In order to solve this problem of continuously polling the semaphore, a new firmware instruction was developed and new hardware was added. Referring to FIG. 3 there is shown a flowchart of the machine operations performed by this instruction. Three parameters are first passed to internal registers of the LSI-6, R5, R6 and B5. Register R5 contains a value which is the amount of time between successive sampling by the instruction. If samples are taken too quickly, there is not sufficient time for the 8086 to do much of any other work. Register R6 stores the number of samples to be made by the instruction before attending to other matters. In this way it is not necessary for the instruction to continually re-execute in a software loop which utilizes a lot of bus cycles. Register B5 specifies the location of the mailbox.
Box 301 is the operation for register save and set up. Registers R5 and R6 are loaded from internal registers of the microSystem 6/10 and the mailbox address is set up in an address register 221 B. After the initial register values are saved, the mailbox (i.e. semaphore) is checked, and the contents of Register R6 is decremented. Box 303 indicates that a test must be performed in order to see whether the mailbox semaphore is set. The test is to read the mailbox and check if the contents of a particular address (specified by register B5) contains a non-zero valve (212).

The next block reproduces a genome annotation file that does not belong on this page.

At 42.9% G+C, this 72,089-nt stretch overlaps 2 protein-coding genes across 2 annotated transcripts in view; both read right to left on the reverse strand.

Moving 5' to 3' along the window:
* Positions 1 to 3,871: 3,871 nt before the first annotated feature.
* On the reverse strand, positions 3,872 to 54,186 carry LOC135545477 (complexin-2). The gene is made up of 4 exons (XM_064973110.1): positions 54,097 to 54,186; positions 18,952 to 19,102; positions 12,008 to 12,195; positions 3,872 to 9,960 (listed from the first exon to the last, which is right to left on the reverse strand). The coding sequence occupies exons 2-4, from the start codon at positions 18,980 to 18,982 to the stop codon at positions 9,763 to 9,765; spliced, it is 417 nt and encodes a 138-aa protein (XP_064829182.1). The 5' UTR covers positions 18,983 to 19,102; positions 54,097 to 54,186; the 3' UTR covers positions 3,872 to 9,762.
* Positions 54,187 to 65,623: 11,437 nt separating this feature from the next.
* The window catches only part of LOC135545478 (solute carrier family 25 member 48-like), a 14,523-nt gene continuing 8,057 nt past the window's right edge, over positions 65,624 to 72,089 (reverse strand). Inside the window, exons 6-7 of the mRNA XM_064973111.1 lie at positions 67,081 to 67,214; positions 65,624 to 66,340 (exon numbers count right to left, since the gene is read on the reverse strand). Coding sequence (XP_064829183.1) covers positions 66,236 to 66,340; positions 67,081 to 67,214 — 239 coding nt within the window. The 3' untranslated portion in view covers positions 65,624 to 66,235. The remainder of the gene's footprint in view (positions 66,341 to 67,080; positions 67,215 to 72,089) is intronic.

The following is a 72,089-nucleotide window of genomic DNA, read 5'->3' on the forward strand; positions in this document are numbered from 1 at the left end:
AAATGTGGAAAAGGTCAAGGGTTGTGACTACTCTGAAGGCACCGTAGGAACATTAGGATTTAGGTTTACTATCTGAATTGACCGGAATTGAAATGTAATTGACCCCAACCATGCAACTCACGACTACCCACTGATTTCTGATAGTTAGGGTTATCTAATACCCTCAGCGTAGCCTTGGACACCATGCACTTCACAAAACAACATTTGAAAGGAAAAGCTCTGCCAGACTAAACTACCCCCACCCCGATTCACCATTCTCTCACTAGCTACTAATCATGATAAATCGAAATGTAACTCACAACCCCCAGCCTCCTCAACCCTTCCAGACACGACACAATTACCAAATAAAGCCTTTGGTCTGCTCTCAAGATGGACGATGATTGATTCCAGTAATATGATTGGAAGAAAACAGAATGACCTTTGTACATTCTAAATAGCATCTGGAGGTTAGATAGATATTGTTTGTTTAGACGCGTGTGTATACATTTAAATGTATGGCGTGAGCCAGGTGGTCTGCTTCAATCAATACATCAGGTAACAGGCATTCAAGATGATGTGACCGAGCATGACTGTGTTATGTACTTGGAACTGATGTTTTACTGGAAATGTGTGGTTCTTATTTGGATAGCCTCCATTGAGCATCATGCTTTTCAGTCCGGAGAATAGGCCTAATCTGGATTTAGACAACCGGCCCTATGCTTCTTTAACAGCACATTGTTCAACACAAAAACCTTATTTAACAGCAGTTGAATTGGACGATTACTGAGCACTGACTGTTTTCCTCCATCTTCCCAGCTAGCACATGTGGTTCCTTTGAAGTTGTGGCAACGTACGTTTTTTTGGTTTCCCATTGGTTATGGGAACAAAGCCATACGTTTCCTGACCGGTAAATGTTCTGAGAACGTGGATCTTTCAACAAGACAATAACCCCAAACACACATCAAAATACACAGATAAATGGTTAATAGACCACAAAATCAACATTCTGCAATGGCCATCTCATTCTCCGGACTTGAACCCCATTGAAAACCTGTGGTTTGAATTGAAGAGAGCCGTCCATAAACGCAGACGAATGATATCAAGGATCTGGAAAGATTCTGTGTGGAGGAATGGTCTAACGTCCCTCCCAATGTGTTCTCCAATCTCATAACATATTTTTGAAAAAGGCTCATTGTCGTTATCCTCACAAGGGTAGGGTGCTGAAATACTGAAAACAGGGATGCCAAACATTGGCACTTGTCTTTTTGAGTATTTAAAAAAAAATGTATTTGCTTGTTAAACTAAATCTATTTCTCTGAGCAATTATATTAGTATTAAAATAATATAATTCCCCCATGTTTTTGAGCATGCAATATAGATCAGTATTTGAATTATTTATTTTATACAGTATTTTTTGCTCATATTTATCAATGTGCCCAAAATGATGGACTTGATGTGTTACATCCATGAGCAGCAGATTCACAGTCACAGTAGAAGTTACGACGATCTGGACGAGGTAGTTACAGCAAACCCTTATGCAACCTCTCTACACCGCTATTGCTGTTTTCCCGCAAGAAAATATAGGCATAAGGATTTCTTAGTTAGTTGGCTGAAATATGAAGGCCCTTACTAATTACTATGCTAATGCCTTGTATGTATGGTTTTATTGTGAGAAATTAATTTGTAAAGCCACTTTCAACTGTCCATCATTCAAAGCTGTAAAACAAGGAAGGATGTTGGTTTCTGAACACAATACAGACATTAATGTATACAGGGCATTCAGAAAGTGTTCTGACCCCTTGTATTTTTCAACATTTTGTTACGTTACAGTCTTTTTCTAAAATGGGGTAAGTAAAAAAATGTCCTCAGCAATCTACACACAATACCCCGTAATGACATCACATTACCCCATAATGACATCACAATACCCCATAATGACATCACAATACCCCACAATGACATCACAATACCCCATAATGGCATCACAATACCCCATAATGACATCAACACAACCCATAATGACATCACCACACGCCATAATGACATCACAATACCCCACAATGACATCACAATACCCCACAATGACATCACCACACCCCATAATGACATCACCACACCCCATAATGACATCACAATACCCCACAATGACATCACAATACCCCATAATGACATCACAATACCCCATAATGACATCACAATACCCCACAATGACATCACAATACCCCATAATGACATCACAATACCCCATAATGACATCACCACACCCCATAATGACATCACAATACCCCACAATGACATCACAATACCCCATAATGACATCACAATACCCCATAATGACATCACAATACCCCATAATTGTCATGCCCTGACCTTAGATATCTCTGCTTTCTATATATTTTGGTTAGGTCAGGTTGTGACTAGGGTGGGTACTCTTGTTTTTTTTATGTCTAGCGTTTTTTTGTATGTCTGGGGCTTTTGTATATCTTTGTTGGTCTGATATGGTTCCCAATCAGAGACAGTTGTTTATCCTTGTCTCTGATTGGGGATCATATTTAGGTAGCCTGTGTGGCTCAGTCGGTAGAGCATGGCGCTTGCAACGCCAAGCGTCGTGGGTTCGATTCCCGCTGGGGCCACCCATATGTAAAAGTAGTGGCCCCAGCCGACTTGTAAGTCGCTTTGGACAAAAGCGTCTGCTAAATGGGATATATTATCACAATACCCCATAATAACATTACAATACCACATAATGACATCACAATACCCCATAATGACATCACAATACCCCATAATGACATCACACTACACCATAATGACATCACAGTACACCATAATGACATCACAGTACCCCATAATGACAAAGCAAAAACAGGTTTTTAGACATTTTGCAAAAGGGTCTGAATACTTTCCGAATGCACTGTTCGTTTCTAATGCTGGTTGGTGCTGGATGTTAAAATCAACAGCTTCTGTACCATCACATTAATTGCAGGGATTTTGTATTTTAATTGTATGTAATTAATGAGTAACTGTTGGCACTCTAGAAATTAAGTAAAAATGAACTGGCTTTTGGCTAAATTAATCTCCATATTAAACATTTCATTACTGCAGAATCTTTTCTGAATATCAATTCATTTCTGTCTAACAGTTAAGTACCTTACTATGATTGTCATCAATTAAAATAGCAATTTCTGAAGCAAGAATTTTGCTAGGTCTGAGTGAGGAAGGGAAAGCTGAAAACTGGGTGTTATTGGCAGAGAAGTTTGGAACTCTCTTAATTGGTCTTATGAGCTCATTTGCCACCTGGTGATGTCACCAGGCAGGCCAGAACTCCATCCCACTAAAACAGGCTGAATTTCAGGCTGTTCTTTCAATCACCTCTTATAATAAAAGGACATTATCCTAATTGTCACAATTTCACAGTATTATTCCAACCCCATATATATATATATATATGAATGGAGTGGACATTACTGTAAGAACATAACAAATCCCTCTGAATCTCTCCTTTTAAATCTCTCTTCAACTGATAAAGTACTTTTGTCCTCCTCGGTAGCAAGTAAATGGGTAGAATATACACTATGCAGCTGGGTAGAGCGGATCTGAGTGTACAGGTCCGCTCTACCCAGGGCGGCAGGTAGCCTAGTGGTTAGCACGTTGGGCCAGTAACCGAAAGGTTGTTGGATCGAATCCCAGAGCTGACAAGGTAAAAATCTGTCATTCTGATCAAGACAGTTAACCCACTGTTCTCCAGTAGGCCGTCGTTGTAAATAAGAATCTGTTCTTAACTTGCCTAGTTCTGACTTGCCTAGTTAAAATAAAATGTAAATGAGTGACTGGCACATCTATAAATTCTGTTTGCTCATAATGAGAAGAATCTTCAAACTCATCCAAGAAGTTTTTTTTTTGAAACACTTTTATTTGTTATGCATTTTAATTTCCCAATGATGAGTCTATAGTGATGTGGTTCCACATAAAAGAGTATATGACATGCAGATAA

If it is equal to non-zero (≠0), the value contained in the mailbox is placed into register R6 and the instruction is exited. If it is not equal to 0, the count in register R6 is checked to see whether it is equal to 0(R6)--box 304. If R6 equals 0, the instruction is exited--box 307. If R6 is not equal to 0 (≠0), another sample must be taken. Accordingly a timing loop is entered, starting with box 306. This loop first decrements register R5, which is the time delay, then it tests to determine if there is an interrupt pending 308; in other words, an I/O request from the 6809 has priority. If there is no interrupt pending, register R5 is checked to see whether its contents are equal to 0, 309. If it is not equal to 0, the loop returns to box 306 and starts its three box cycle over again. When register R5 reaches 0, there is a branch to box 310 where register R5 is re-initialized to its original value, i.e. the original period of time value; then there is a jump back to box 302 where the process is started over again checking the mailbox and decrementing R6.